If you’re relatively new to Twitter, you might still believe in the “rule of high followers”: if someone has thousands of followers, they must be interesting enough to follow.
But those of us who are a bit more battle weary will think twice about admiring a high follower count. We know that it’s easy to artificially inflate, making that user look like one-to-follow when they’re really a dud.
Here’s how to spot a fake follower count.
It is, sadly, extremely easy to increase the number of followers you have on Twitter. I say sadly because the methods that many people use – if their goal is only to gain followers and not engage a community, find and share news, or participate on Twitter effectively – are quite devious.
You can quickly gain followers by following an indiscriminate number of people, waiting for them to follow back, and unfollowing them in batches. Or, you can participate in a number of “services” that will accumulate followers on your behalf, by asking you to pay or join a reciprocal follower program.
But it’s not immediately obvious who is accumulating followers through less than legitimate means and who is truly popular on Twitter.
For instance, you might think that someone with a nearly equal follower to following ratio would be a scammer – they probably just mass followed people to get them all to follow back. But that’s not necessarily the case, as many high profile Twitter users follow the etiquette of following back anyone who follows them out of courtesy.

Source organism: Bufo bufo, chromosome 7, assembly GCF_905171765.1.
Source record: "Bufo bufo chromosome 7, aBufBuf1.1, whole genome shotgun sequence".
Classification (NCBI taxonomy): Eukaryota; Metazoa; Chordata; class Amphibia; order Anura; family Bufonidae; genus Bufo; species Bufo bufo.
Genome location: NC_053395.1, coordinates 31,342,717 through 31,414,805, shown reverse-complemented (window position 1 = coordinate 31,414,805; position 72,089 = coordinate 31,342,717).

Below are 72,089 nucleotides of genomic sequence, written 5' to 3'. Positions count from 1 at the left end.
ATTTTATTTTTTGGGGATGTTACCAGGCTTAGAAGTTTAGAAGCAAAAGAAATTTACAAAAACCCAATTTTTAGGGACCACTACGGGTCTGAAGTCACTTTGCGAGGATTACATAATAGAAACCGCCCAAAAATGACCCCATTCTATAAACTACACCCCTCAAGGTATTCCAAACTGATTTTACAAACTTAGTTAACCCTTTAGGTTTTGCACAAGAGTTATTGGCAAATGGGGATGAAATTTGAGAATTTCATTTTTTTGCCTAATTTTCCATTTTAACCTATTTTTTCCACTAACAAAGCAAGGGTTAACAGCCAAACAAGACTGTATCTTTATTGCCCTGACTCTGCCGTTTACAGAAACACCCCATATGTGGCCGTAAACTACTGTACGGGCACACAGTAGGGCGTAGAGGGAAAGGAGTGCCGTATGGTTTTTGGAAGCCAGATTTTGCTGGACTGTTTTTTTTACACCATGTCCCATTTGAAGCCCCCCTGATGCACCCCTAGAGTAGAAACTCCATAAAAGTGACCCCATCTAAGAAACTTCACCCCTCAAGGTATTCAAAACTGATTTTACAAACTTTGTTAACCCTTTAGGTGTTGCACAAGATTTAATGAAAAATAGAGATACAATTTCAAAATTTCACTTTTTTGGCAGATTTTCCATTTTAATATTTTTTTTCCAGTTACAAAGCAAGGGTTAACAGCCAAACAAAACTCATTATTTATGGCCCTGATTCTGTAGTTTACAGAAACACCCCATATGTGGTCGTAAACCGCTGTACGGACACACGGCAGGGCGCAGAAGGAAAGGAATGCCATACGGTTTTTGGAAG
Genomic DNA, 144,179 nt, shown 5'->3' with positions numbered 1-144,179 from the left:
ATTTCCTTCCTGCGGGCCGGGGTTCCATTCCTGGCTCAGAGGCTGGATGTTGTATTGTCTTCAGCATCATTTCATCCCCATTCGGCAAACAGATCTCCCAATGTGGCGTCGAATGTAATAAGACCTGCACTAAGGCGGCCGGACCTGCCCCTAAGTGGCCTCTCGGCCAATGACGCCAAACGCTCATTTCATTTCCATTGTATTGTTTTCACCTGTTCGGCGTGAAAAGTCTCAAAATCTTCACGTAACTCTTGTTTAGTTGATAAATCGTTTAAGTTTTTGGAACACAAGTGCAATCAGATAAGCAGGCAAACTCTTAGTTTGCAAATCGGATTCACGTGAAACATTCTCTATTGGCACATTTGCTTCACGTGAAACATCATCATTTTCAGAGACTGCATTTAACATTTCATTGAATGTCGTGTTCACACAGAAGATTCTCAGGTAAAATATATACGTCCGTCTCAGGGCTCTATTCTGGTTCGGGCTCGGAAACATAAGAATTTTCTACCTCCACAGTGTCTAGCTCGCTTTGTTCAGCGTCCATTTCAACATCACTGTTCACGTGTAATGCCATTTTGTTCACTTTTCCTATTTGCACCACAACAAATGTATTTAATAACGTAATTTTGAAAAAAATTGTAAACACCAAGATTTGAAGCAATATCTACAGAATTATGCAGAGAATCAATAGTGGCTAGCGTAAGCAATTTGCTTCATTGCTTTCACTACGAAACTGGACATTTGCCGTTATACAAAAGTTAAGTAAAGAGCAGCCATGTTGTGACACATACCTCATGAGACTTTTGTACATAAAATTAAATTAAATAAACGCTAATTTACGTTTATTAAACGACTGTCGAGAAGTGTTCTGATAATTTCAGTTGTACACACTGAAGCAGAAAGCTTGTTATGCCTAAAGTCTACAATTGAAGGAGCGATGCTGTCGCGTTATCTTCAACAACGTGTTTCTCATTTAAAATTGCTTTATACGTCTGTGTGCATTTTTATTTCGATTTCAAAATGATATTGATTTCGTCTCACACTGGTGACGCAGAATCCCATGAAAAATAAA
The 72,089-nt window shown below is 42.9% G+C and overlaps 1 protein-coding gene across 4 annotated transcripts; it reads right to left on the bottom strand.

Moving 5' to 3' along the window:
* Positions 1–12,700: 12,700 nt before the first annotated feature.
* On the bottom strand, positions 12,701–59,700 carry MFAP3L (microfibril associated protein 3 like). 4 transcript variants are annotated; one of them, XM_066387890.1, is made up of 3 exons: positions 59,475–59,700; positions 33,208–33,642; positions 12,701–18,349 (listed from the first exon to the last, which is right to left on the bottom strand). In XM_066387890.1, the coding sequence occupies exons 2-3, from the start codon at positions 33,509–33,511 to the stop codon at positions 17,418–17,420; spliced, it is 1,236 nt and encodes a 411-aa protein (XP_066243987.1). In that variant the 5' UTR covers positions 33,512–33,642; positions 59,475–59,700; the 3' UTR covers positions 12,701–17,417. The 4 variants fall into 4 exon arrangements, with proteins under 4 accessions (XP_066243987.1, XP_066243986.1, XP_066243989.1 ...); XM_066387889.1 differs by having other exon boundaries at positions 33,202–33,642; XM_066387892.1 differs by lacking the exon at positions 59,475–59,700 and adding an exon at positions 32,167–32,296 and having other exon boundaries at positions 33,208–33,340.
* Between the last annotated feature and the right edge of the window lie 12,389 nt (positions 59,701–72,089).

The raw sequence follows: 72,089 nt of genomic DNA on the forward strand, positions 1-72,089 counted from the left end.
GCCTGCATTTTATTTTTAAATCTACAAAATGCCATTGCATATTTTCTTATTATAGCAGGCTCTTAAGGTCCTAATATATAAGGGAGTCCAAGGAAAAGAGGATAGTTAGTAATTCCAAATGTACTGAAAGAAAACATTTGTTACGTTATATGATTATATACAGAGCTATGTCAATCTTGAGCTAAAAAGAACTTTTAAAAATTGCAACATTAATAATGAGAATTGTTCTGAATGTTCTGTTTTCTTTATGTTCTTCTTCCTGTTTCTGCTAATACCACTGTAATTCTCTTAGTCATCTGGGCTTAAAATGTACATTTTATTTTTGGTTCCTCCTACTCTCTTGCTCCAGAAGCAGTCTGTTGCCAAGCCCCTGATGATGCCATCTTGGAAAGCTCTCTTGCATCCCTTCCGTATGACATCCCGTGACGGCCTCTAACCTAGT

A good indication of someone with fake followers is that they don’t produce anything interesting in their own Twitter feed. Their timeline might be filled with repeated tweets (I’m talking dozens in a row), @message spam, ads, or other garbage. So why would you – or the thousands of people who are – want to follow them?
Or, take a look at their profile on TwitterCounter.com. Enter their name in the top right corner of the screen, and then click on the 3-month view of their follower count. If it goes up pretty steadily, chances are they’re legit. But if there is one or more irregular jumps – like thousands of new follows in a single day and only 1 or 2 before and after – you’ve likely found a scammer.
Of course, if they are a celebrity or if they have been in the news lately, this rule doesn’t hold up. But it’s a good test for the average account.
Do you have any tricks to spot a user with a fake follower count? Let us know in the comments below.
(Image courtesy of Dvpodt via Shutterstock)
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